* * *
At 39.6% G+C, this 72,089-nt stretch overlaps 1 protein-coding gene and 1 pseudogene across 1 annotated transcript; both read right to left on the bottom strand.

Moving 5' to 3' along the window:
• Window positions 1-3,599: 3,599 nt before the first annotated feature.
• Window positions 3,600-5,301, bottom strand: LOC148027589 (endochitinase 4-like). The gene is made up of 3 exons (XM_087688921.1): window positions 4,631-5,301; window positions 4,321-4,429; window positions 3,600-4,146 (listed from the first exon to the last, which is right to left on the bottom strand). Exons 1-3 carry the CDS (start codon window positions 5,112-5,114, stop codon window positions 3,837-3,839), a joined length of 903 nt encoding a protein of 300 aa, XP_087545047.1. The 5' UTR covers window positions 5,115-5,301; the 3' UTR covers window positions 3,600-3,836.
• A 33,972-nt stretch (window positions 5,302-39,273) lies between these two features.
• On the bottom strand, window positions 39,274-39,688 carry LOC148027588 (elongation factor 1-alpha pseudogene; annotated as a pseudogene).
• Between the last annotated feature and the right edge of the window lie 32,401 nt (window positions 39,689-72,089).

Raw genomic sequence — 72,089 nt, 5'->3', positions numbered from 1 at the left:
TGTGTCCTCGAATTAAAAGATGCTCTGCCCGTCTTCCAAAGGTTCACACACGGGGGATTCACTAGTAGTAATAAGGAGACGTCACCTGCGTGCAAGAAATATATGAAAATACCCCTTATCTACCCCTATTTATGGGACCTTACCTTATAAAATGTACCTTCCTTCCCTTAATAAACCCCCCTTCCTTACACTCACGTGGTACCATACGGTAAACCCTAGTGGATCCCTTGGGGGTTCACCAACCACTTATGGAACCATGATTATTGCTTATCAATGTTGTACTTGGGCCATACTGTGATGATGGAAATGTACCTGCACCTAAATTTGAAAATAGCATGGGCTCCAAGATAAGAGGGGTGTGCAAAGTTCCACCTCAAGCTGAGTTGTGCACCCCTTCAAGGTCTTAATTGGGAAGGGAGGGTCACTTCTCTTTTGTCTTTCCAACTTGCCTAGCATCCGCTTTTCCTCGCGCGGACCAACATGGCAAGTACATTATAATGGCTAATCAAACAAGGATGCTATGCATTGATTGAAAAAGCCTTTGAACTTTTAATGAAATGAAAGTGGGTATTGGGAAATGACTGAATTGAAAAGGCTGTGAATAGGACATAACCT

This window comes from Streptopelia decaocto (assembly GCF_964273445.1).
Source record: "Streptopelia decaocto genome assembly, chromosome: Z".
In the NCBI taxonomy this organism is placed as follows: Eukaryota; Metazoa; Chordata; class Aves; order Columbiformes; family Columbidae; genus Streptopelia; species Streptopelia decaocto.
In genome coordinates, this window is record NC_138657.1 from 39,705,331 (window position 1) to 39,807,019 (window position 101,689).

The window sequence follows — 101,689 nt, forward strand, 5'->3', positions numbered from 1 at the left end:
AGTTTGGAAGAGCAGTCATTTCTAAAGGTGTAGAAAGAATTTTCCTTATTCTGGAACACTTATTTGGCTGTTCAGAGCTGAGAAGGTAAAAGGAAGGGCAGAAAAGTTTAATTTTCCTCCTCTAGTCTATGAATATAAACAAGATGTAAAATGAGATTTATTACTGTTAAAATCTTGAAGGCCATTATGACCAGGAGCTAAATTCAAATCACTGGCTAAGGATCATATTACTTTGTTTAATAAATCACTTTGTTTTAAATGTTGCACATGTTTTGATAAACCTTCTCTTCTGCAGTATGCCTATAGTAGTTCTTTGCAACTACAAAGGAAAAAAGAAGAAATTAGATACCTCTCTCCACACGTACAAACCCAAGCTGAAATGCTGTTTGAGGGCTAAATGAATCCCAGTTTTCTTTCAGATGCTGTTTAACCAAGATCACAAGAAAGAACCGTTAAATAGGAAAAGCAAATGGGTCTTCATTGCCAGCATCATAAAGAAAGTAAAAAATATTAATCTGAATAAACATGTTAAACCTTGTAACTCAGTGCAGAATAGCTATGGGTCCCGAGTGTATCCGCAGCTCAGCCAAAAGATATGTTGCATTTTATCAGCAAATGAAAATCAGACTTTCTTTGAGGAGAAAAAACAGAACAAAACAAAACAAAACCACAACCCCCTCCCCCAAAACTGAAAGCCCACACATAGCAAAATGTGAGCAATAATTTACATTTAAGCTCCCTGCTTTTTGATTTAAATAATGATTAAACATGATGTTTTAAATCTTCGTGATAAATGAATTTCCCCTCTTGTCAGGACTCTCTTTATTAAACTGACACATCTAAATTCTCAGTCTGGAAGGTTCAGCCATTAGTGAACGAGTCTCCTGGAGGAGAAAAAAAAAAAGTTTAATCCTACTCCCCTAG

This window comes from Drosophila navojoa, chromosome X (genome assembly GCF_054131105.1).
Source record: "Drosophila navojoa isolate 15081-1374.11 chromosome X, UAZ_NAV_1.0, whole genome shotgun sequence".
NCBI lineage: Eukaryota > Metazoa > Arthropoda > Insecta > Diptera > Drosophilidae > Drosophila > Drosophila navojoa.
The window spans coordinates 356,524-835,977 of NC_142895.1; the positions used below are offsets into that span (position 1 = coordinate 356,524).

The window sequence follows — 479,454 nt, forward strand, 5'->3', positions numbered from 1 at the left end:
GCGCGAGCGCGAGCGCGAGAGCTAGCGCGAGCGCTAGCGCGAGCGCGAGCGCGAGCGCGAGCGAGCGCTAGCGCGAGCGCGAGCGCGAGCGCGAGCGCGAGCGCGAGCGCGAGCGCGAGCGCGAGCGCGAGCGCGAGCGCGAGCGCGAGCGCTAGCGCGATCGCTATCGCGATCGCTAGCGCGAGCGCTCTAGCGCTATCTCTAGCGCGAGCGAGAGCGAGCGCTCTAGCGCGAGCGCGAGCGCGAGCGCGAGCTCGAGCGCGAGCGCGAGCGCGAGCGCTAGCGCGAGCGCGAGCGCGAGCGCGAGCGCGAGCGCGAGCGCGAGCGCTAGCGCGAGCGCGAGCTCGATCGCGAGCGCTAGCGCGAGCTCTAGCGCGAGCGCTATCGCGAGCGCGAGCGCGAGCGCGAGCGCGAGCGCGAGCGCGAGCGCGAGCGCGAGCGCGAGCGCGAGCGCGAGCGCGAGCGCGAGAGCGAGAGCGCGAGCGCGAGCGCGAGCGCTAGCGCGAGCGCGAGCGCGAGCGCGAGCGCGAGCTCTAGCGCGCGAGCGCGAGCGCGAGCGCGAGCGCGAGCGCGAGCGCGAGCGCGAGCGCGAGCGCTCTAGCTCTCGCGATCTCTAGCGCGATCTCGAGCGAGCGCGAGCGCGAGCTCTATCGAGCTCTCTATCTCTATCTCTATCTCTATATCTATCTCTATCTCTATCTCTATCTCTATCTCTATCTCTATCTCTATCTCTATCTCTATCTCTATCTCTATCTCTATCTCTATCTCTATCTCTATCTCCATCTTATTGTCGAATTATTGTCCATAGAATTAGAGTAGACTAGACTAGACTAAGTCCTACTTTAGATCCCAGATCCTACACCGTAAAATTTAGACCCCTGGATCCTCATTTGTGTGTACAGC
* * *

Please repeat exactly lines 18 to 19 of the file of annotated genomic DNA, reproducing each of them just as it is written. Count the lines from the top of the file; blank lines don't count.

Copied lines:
NCBI lineage: Eukaryota > Metazoa > Arthropoda > Insecta > Diptera > Drosophilidae > Drosophila > Drosophila navojoa.
The window spans coordinates 356,524-835,977 of NC_142895.1; the positions used below are offsets into that span (position 1 = coordinate 356,524).